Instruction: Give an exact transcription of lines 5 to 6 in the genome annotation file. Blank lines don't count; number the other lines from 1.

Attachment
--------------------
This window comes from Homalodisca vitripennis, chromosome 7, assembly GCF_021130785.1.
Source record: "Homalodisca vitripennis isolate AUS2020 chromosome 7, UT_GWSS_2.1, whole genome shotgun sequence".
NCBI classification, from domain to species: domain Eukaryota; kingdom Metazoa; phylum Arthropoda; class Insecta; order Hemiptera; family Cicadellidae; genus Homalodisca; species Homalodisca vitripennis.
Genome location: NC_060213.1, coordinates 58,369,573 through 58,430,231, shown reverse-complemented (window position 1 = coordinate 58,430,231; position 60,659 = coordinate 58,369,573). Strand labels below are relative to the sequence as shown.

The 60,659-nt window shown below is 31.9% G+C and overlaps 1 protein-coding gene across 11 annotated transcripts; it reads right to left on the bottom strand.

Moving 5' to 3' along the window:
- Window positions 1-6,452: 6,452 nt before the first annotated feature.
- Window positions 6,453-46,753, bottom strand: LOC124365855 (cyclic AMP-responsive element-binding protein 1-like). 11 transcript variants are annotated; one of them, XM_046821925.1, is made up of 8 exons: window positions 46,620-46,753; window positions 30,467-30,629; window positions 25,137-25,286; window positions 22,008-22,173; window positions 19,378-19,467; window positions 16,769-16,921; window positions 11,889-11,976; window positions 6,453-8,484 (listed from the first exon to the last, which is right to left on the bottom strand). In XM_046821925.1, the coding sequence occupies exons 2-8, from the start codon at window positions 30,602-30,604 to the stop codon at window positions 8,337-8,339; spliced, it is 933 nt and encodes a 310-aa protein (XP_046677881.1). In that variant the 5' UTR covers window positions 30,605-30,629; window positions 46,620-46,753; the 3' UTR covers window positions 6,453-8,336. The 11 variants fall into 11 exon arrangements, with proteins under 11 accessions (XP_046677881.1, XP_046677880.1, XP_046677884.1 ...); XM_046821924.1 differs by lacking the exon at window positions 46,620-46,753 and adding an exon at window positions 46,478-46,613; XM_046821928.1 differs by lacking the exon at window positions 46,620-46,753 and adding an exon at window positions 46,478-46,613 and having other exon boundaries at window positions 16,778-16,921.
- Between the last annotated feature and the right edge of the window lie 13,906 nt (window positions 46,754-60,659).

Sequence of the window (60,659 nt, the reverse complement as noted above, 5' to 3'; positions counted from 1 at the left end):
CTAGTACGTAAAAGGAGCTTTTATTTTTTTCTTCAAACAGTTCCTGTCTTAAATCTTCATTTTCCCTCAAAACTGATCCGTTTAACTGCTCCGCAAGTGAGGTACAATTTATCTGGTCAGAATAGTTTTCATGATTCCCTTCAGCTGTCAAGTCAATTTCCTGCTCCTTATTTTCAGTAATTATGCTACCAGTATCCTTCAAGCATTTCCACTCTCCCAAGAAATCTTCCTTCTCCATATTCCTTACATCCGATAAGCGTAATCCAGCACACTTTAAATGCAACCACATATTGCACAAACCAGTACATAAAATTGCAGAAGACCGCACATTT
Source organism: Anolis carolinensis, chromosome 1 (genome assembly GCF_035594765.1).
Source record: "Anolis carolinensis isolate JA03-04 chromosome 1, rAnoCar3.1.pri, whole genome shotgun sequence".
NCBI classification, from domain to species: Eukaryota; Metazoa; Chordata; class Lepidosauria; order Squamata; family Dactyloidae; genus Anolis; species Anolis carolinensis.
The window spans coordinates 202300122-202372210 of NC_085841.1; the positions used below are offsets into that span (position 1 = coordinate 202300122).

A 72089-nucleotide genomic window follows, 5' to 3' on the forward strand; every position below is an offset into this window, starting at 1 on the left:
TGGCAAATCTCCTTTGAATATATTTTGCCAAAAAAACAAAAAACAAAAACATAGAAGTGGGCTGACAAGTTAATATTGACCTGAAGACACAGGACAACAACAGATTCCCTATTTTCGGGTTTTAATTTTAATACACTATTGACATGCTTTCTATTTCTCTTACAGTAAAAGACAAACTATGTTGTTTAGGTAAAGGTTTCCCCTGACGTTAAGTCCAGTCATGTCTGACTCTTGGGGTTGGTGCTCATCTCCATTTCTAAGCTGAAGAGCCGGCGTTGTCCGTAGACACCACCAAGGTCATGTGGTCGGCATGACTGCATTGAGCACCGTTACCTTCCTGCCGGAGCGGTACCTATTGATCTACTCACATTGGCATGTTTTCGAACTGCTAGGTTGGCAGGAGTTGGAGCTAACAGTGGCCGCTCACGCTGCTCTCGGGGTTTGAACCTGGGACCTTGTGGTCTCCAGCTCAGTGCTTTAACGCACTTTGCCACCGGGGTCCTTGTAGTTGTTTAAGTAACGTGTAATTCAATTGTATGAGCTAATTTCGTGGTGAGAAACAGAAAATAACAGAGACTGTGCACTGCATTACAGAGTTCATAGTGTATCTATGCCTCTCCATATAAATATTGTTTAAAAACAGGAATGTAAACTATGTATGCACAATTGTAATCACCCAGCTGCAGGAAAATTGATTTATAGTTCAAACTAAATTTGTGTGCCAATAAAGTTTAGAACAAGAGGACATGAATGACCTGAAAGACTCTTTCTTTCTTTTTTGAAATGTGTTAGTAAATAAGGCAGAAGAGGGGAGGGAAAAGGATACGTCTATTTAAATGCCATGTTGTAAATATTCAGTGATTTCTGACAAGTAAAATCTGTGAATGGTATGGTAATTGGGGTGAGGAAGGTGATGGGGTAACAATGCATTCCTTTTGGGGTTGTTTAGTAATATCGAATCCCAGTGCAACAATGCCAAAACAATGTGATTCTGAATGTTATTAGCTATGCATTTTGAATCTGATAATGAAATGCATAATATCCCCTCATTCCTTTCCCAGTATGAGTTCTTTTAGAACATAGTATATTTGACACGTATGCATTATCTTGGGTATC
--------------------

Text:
The 60,659-nt window shown below is 31.9% G+C and overlaps 1 protein-coding gene across 11 annotated transcripts; it reads right to left on the bottom strand.

Moving 5' to 3' along the window: